Commentary by Pete du Pont
November 25, 2013
Source:The Wall Street Journal
Polls show an increasing majority of Americans dislike President Obama’s healthcare law and disapprove of the job the president is doing. Perhaps more disconcerting for Mr. Obama is a recent Quinnipiac University poll that finds, for the first time in his presidency, a majority (54%) of registered voters feel he is not honest and trustworthy.
In response, the administration rolls out ObamaCare delays or stop-gap fixes just a month after Republicans were labeled extremists for proposing delays and fixes. The White House tries shifting blame for the embarrassing roll-out to others—information technology contractors, insurance companies and of course, Republicans. The administration is even working to discourage use of the word “ObamaCare,” which the president had proudly embraced before the law encountered reality.
Most interestingly, the administration and congressional Democrats seem genuinely surprised that their
prized legislation, which was to be the crown jewel of the president’s legacy and the culmination of decades of liberal ambition, simply doesn’t work. Did these folks ever study history, economics or sociology? If they had, they would have known there was little chance of success for their attempt to snatch one-sixth of our economy and thrust it under a complex set of bureaucratic regulations, market disincentives, higher costs and new taxes.
Large government interventions in the market almost always fall short of their backers’ dreams (although not usually this rapidly). Such programs suffer from a common set of flaws, all of which are found in ObamaCare. First, and perhaps foremost, is the hubris inherent in the assumption that bureaucrats in Washington (or Moscow, Beijing or Pyongyang) know better than families, individuals and businesses do what is best for them.
We also often find a certain “looseness” with the facts. There is overpromising at the beginning. Mr. Obama actually promised to provide better health care to more people while spending less money. While some of us saw that was obviously absurd, many are just now coming to this realization. We were told we could keep our existing plan if we liked it, “period.” But it turns out that means “only as long as the government, in its wisdom, decides it’s right for you.” The posturing and spinning continues as the administration tries to inflate the pathetically low enrollment figures. The left’s mindset is that such obfuscation (to be generous) is fine as long as it is deployed in the furtherance of the greater good, which they see as coming only from their policies.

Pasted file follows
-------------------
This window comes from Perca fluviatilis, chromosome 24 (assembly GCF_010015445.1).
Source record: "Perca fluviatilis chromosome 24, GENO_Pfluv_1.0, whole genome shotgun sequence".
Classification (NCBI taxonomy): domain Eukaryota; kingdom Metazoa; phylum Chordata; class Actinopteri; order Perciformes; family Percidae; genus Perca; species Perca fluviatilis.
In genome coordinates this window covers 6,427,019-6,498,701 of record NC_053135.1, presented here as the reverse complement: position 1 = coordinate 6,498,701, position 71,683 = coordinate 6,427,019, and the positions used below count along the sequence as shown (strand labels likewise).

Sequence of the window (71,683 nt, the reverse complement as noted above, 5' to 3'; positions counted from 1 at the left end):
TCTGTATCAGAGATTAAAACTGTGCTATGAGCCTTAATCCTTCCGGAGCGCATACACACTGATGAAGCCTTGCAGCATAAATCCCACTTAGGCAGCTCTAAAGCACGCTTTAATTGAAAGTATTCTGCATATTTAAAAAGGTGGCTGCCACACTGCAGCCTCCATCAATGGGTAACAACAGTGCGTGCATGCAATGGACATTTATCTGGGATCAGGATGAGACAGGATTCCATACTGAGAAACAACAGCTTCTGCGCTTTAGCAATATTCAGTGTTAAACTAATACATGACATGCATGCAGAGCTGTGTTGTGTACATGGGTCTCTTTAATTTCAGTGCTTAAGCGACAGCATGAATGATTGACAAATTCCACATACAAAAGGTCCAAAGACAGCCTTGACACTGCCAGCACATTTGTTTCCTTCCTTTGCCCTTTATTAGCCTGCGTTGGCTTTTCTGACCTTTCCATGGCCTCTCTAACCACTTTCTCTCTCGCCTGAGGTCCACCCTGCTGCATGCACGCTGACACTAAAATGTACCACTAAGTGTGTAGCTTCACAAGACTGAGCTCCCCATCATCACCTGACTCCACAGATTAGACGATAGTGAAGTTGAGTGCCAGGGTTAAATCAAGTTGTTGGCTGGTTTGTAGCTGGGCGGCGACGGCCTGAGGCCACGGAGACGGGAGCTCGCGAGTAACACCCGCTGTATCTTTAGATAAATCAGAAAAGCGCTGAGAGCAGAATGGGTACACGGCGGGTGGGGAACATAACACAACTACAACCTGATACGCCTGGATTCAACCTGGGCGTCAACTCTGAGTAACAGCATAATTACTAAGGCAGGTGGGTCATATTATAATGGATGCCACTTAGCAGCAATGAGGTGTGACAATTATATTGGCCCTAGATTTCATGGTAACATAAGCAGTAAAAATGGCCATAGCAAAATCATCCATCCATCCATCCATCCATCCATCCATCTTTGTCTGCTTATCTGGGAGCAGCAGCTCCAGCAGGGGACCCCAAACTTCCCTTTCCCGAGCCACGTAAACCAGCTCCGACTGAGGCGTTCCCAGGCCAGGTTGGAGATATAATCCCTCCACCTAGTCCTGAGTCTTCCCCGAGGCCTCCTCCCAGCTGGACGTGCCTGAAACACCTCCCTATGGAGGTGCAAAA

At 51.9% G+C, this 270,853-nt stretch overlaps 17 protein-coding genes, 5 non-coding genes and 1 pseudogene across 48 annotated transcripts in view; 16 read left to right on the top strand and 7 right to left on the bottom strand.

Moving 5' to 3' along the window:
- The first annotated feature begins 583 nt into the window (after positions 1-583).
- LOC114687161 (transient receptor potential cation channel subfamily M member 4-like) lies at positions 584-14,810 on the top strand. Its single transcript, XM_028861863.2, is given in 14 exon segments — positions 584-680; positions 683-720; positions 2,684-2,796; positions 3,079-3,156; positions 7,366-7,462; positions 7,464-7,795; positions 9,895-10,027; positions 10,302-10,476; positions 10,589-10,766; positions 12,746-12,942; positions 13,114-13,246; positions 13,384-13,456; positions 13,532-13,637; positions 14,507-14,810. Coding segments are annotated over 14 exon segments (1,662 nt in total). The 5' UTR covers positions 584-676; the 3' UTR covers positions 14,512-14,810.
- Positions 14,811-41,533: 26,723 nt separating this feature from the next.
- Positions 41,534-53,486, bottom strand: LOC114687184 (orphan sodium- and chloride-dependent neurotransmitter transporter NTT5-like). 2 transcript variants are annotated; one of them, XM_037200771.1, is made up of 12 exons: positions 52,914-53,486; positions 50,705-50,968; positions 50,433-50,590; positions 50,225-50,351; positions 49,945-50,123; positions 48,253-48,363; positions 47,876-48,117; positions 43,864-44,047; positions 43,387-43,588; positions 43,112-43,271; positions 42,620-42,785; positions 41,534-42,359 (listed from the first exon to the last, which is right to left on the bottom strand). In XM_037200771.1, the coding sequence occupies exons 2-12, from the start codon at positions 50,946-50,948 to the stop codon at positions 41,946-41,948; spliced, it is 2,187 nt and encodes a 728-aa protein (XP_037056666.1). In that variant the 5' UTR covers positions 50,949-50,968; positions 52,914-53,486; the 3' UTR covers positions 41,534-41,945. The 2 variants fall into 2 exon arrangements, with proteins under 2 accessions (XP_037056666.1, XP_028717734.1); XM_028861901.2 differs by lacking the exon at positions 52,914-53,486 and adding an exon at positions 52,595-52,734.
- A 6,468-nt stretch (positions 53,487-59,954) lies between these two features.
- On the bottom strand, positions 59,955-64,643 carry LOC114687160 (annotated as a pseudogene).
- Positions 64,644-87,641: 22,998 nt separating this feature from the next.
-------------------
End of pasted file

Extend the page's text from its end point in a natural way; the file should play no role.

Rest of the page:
ObamaCare embodies the usual hypocrisy of large liberal programs, as the administration bestows benefits and exemptions on favored constituencies and the politically connected. We see waivers for big labor, relief from inconvenient mandates for congressional staff, and decisions timed to minimize harm to Democrats in the next election. Conversely, those who don’t have politically correct views are ignored or mocked. We see lip service given to conscientious objections to abortion and birth control, but ObamaCare policies that run roughshod over these objections.
Perhaps most disappointing, we can observe in the administration’s handling of ObamaCare a now all too familiar subversion of the rule of law, a fundamental precept of our nation’s founding and of democracies everywhere. George Will notes that the administration has apparently decided it can adopt legislation by press conference as Mr. Obama simply announces changes to the law or that he will not enforce certain provisions. His administration then proceeds to strong-arm businesses and demonize critics.
There is the usual governmental failure to anticipate how people respond to economic incentives. Why would the administration expect the required large numbers of healthy, young people to enroll in ObamaCare in response to higher premiums? Why would the administration expect businesses to refrain from adjusting their staffing decisions based on the additional cost of ObamaCare?
Finally, we see the familiar curse of unintended consequences as the fantasy of better, more affordable insurance with more options runs into the reality of higher costs and fewer options. The failed exchange and the cancelled plans were just the beginning, followed by sticker shock at the cost of the government mandated coverage and doctors being dropped from networks or opting out.
We don’t yet know every way in which ObamaCare will damage our healthcare system, our economy and our freedom, but we can be sure more pain is coming.